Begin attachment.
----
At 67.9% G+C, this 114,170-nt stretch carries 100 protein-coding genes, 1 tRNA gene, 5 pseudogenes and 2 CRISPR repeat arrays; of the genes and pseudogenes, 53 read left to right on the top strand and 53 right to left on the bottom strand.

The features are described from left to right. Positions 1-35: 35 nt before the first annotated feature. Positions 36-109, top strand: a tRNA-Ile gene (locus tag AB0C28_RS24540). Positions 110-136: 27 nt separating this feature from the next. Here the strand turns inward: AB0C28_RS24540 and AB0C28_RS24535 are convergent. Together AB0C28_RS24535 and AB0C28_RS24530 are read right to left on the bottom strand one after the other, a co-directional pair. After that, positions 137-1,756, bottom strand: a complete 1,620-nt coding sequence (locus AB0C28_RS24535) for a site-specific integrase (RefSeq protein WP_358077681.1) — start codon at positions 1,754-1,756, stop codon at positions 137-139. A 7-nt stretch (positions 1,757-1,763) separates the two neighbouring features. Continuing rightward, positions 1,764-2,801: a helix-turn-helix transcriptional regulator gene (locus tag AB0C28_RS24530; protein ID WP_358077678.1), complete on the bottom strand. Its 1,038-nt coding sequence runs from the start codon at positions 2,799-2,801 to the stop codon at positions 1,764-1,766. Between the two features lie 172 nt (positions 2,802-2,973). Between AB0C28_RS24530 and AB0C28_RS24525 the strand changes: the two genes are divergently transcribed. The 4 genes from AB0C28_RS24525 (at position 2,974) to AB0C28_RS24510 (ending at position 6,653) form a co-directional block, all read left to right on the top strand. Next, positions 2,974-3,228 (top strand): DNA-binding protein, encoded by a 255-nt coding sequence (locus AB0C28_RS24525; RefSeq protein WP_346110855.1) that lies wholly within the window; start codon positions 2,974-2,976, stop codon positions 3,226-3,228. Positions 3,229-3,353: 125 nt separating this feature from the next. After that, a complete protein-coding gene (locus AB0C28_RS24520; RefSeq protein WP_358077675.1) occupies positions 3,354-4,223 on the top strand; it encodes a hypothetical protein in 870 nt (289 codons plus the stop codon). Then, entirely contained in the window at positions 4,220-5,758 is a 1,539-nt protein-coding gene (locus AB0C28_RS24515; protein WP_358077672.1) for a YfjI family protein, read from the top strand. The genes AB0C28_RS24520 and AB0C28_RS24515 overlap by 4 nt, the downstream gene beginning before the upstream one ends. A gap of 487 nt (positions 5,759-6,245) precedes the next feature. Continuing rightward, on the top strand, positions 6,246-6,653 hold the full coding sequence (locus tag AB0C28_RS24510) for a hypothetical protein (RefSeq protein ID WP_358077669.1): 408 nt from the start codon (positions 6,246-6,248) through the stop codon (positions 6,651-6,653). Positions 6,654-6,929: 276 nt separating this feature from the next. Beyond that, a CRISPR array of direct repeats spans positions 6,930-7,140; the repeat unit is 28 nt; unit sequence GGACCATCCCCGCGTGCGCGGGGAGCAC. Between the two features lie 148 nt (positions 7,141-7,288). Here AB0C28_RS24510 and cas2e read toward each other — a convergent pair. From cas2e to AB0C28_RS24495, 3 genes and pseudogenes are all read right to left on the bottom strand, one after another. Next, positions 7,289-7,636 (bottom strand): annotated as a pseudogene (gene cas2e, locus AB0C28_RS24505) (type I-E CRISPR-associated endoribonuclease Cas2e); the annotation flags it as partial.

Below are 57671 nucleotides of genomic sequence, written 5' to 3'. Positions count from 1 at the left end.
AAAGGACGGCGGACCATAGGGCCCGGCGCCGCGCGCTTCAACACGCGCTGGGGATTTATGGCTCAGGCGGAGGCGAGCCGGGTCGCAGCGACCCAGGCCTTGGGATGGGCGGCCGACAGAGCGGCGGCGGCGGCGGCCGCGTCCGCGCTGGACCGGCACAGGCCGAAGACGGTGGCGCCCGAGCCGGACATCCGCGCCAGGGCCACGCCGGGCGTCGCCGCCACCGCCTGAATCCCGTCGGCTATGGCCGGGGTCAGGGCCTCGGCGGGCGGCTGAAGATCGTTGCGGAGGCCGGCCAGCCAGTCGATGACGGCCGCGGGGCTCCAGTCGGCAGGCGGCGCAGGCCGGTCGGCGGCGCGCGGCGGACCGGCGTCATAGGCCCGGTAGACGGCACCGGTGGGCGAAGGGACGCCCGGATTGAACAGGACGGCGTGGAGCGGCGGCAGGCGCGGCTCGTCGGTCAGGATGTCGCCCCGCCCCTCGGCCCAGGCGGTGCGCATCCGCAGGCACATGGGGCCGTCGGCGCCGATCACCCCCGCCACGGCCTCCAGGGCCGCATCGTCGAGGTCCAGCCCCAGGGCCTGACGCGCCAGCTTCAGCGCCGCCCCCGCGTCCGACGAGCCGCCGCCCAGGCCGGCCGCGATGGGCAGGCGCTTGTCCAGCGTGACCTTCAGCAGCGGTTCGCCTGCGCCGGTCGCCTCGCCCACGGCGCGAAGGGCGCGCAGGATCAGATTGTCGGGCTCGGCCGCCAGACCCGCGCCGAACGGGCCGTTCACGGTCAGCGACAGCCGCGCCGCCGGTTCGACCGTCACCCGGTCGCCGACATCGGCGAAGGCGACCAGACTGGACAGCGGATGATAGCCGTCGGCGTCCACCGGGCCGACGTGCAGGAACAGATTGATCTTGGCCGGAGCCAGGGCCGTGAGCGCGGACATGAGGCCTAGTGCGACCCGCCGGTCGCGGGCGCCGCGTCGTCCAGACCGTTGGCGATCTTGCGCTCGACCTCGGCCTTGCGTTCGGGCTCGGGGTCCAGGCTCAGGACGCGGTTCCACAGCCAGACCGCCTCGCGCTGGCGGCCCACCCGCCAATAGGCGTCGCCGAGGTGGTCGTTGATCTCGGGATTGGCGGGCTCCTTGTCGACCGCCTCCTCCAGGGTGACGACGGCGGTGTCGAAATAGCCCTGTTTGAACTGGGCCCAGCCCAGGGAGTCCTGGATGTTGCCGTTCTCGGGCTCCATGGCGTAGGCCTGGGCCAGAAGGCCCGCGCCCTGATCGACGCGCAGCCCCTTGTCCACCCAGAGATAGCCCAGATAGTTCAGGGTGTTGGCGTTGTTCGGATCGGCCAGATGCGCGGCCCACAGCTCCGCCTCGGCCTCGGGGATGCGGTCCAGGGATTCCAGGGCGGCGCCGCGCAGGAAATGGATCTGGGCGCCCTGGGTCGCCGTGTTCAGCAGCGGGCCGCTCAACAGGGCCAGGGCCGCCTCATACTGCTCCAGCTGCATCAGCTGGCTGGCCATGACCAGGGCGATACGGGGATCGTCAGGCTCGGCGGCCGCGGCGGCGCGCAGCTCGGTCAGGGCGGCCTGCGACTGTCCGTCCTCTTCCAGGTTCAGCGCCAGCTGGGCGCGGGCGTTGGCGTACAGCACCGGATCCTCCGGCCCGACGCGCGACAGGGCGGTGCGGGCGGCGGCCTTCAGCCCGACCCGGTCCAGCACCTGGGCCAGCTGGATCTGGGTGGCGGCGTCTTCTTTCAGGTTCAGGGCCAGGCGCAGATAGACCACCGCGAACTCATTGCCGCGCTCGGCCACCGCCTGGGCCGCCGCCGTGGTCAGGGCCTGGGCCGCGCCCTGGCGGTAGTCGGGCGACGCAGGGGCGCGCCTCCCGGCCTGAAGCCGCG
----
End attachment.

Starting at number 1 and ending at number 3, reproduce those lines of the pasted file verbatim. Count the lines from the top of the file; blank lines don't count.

At 67.9% G+C, this 114,170-nt stretch carries 100 protein-coding genes, 1 tRNA gene, 5 pseudogenes and 2 CRISPR repeat arrays; of the genes and pseudogenes, 53 read left to right on the top strand and 53 right to left on the bottom strand.

The features are described from left to right. Positions 1-35: 35 nt before the first annotated feature. Positions 36-109, top strand: a tRNA-Ile gene (locus tag AB0C28_RS24540). Positions 110-136: 27 nt separating this feature from the next. Here the strand turns inward: AB0C28_RS24540 and AB0C28_RS24535 are convergent. Together AB0C28_RS24535 and AB0C28_RS24530 are read right to left on the bottom strand one after the other, a co-directional pair. After that, positions 137-1,756, bottom strand: a complete 1,620-nt coding sequence (locus AB0C28_RS24535) for a site-specific integrase (RefSeq protein WP_358077681.1) — start codon at positions 1,754-1,756, stop codon at positions 137-139. A 7-nt stretch (positions 1,757-1,763) separates the two neighbouring features. Continuing rightward, positions 1,764-2,801: a helix-turn-helix transcriptional regulator gene (locus tag AB0C28_RS24530; protein ID WP_358077678.1), complete on the bottom strand. Its 1,038-nt coding sequence runs from the start codon at positions 2,799-2,801 to the stop codon at positions 1,764-1,766. Between the two features lie 172 nt (positions 2,802-2,973). Between AB0C28_RS24530 and AB0C28_RS24525 the strand changes: the two genes are divergently transcribed. The 4 genes from AB0C28_RS24525 (at position 2,974) to AB0C28_RS24510 (ending at position 6,653) form a co-directional block, all read left to right on the top strand. Next, positions 2,974-3,228 (top strand): DNA-binding protein, encoded by a 255-nt coding sequence (locus AB0C28_RS24525; RefSeq protein WP_346110855.1) that lies wholly within the window; start codon positions 2,974-2,976, stop codon positions 3,226-3,228. Positions 3,229-3,353: 125 nt separating this feature from the next. After that, a complete protein-coding gene (locus AB0C28_RS24520; RefSeq protein WP_358077675.1) occupies positions 3,354-4,223 on the top strand; it encodes a hypothetical protein in 870 nt (289 codons plus the stop codon). Then, entirely contained in the window at positions 4,220-5,758 is a 1,539-nt protein-coding gene (locus AB0C28_RS24515; protein WP_358077672.1) for a YfjI family protein, read from the top strand. The genes AB0C28_RS24520 and AB0C28_RS24515 overlap by 4 nt, the downstream gene beginning before the upstream one ends. A gap of 487 nt (positions 5,759-6,245) precedes the next feature. Continuing rightward, on the top strand, positions 6,246-6,653 hold the full coding sequence (locus tag AB0C28_RS24510) for a hypothetical protein (RefSeq protein ID WP_358077669.1): 408 nt from the start codon (positions 6,246-6,248) through the stop codon (positions 6,651-6,653). Positions 6,654-6,929: 276 nt separating this feature from the next. Beyond that, a CRISPR array of direct repeats spans positions 6,930-7,140; the repeat unit is 28 nt; unit sequence GGACCATCCCCGCGTGCGCGGGGAGCAC. Between the two features lie 148 nt (positions 7,141-7,288). Here AB0C28_RS24510 and cas2e read toward each other — a convergent pair. From cas2e to AB0C28_RS24495, 3 genes and pseudogenes are all read right to left on the bottom strand, one after another. Next, positions 7,289-7,636 (bottom strand): annotated as a pseudogene (gene cas2e, locus AB0C28_RS24505) (type I-E CRISPR-associated endoribonuclease Cas2e); the annotation flags it as partial.

Below are 57671 nucleotides of genomic sequence, written 5' to 3'. Positions count from 1 at the left end.